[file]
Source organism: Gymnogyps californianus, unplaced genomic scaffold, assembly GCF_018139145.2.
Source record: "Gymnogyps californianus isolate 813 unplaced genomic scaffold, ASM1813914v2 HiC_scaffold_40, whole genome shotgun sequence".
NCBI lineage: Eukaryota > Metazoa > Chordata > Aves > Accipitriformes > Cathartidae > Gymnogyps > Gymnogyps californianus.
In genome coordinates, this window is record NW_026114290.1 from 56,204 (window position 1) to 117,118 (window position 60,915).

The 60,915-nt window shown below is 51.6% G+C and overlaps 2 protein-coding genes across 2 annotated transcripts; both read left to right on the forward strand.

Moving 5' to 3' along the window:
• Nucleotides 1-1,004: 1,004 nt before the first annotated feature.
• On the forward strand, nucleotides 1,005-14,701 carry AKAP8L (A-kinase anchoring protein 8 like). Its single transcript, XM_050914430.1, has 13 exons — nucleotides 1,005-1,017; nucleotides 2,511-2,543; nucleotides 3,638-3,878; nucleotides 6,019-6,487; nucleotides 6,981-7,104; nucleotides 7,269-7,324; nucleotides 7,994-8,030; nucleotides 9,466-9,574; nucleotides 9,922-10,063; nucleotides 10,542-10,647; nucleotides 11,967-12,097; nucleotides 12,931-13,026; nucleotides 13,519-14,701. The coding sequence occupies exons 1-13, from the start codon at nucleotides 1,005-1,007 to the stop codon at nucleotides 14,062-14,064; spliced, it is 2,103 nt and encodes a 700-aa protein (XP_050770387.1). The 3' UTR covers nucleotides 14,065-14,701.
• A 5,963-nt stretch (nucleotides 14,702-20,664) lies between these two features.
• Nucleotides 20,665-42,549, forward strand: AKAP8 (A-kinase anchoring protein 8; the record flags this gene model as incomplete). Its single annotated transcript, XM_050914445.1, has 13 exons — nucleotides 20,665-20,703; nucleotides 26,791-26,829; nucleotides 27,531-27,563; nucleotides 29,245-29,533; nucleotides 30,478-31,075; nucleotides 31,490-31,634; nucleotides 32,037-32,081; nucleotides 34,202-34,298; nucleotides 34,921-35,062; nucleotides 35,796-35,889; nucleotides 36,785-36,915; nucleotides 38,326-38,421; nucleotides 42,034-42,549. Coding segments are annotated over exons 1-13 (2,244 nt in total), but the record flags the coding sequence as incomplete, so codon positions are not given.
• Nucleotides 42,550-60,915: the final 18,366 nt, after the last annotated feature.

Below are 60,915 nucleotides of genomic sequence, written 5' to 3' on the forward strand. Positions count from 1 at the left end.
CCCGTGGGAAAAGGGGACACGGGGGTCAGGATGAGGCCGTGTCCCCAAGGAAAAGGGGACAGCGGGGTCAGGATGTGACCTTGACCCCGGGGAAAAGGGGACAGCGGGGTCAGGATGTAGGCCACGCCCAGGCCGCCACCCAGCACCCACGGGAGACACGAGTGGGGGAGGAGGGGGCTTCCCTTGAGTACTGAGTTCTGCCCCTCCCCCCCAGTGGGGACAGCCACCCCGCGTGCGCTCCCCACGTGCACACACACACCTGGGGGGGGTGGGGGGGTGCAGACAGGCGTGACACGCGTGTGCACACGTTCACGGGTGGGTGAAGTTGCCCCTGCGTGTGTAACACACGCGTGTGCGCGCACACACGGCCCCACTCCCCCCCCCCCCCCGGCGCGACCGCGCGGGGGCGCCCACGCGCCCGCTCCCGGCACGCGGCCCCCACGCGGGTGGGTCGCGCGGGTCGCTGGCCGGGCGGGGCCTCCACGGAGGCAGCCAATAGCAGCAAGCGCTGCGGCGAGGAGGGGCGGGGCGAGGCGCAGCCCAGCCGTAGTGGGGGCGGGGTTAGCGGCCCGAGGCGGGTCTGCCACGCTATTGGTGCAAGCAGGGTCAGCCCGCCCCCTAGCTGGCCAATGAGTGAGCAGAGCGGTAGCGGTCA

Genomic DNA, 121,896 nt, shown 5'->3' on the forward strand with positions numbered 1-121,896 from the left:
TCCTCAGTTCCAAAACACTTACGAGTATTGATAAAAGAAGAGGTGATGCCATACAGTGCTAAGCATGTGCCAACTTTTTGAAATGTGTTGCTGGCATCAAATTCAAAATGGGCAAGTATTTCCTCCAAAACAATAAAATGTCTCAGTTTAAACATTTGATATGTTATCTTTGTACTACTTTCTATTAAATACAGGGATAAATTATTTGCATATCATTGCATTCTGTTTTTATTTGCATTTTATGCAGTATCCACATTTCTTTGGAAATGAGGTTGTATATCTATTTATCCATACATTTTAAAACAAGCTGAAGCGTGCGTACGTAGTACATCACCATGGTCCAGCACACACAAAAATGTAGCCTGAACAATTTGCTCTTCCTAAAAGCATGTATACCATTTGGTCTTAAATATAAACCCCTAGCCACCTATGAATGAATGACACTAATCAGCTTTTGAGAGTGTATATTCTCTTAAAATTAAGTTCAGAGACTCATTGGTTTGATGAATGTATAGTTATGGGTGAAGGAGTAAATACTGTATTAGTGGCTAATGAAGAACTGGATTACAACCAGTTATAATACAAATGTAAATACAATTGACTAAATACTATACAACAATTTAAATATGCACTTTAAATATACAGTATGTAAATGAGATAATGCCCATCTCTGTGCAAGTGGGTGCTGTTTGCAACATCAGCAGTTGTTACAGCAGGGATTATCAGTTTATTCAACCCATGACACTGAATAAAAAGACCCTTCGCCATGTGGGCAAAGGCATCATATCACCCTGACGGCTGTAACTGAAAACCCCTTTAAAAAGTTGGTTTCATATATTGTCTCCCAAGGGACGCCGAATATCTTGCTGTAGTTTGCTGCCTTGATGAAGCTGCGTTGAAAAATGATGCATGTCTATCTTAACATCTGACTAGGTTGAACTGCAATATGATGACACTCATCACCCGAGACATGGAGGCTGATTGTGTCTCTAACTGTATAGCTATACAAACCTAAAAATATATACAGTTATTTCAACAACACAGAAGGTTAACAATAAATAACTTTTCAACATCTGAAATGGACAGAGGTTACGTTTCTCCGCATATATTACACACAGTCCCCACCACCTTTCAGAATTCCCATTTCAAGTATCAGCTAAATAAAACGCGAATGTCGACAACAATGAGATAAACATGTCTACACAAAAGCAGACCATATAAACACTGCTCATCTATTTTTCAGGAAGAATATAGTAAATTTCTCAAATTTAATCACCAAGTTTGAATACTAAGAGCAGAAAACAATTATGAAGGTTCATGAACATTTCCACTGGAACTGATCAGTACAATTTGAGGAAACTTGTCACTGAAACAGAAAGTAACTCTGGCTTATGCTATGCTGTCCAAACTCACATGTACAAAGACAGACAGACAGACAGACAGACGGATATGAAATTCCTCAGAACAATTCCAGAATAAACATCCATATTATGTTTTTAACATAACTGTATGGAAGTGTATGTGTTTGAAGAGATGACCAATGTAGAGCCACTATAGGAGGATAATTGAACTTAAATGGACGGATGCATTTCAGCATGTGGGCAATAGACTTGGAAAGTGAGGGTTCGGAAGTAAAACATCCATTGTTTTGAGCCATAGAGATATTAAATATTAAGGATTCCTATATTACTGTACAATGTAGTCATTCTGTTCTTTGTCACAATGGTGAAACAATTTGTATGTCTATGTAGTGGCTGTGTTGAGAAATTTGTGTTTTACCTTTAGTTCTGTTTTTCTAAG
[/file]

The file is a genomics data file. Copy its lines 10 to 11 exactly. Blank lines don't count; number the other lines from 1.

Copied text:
• Nucleotides 20,665-42,549, forward strand: AKAP8 (A-kinase anchoring protein 8; the record flags this gene model as incomplete). Its single annotated transcript, XM_050914445.1, has 13 exons — nucleotides 20,665-20,703; nucleotides 26,791-26,829; nucleotides 27,531-27,563; nucleotides 29,245-29,533; nucleotides 30,478-31,075; nucleotides 31,490-31,634; nucleotides 32,037-32,081; nucleotides 34,202-34,298; nucleotides 34,921-35,062; nucleotides 35,796-35,889; nucleotides 36,785-36,915; nucleotides 38,326-38,421; nucleotides 42,034-42,549. Coding segments are annotated over exons 1-13 (2,244 nt in total), but the record flags the coding sequence as incomplete, so codon positions are not given.
• Nucleotides 42,550-60,915: the final 18,366 nt, after the last annotated feature.